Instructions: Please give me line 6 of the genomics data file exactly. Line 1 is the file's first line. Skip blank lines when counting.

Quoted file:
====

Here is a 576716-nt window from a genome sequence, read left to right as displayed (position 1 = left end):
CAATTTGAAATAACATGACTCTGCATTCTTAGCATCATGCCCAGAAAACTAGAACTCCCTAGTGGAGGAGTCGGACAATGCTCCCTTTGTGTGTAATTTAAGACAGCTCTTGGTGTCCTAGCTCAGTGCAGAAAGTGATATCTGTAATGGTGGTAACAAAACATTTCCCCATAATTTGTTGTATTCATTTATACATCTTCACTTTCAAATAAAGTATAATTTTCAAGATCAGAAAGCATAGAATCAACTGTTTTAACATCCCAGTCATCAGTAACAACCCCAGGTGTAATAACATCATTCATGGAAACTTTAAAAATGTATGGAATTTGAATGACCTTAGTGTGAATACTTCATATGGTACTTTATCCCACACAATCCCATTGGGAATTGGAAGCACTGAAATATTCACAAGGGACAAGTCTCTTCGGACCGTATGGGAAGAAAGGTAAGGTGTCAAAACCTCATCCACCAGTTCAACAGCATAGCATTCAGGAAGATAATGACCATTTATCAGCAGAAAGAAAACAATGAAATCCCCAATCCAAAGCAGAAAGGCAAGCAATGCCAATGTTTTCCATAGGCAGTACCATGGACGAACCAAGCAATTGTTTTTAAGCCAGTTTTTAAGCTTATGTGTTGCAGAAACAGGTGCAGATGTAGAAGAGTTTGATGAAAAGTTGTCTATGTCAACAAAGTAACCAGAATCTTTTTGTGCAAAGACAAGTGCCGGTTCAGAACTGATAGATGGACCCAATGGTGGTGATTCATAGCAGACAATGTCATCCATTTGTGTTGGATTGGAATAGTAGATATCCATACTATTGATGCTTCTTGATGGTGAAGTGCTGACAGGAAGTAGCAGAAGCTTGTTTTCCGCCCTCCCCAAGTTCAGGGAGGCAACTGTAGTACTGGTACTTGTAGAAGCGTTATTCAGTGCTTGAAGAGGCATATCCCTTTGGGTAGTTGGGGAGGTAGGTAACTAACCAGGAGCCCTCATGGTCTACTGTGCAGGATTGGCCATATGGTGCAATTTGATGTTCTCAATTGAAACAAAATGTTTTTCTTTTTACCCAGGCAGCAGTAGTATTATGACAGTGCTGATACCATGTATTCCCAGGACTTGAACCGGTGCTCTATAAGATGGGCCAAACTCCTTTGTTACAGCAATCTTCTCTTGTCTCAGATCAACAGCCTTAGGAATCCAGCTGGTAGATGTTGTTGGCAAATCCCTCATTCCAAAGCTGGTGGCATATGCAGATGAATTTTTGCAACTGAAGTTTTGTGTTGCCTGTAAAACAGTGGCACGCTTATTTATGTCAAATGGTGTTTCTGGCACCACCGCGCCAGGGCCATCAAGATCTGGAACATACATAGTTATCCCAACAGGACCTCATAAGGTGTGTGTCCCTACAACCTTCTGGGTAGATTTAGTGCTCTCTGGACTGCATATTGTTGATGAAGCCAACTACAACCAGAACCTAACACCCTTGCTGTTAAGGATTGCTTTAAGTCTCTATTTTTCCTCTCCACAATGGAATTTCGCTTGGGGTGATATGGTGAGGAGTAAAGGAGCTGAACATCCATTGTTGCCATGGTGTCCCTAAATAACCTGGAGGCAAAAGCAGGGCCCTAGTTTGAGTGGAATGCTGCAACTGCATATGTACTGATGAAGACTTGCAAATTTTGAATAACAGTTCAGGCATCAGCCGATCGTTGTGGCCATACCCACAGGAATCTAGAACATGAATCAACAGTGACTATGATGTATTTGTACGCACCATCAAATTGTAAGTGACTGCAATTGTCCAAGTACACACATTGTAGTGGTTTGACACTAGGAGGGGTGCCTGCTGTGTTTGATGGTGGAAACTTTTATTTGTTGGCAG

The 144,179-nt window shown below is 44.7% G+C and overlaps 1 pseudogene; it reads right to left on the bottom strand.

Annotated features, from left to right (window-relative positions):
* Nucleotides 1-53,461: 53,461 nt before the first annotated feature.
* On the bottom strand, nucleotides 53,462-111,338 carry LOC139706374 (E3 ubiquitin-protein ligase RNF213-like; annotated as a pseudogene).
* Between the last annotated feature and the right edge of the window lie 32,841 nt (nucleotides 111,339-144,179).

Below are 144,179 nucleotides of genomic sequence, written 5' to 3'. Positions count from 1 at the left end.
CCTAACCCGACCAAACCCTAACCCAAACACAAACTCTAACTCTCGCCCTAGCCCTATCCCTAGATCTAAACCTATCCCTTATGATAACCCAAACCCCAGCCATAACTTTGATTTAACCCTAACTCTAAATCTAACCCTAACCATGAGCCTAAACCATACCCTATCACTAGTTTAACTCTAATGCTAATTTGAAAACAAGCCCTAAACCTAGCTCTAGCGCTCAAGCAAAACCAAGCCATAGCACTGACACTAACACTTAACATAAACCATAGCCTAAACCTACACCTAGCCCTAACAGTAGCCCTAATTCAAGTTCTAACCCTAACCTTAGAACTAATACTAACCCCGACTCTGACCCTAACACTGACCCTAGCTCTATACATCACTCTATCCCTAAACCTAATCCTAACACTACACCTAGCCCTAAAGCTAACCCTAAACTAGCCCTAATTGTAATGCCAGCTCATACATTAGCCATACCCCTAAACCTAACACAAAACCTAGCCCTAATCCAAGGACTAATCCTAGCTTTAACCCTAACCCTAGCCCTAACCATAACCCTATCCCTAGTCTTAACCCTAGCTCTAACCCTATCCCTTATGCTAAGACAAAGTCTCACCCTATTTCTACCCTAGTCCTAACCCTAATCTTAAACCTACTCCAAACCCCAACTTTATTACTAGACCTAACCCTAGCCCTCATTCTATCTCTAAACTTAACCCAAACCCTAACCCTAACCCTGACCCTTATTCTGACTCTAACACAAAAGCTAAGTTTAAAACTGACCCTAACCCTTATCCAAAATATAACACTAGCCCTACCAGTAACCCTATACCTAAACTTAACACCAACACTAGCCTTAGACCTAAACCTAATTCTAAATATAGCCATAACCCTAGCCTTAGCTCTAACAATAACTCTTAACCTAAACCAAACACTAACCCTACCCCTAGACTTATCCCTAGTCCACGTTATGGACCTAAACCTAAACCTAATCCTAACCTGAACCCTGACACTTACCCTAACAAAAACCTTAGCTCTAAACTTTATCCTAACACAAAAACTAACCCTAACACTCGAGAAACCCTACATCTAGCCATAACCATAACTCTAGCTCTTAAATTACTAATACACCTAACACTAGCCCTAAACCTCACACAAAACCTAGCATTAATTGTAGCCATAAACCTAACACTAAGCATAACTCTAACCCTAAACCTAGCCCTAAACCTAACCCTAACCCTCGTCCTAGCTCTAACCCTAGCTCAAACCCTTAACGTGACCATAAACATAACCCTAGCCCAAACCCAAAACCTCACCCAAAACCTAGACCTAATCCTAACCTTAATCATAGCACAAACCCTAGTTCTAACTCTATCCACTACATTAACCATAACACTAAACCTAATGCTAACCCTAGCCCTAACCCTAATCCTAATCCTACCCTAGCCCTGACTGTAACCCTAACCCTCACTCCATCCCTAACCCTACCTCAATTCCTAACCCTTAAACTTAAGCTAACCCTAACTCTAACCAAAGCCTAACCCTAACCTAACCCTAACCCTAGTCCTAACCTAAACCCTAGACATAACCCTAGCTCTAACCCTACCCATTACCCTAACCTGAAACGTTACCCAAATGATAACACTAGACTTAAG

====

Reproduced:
* On the bottom strand, nucleotides 53,462-111,338 carry LOC139706374 (E3 ubiquitin-protein ligase RNF213-like; annotated as a pseudogene).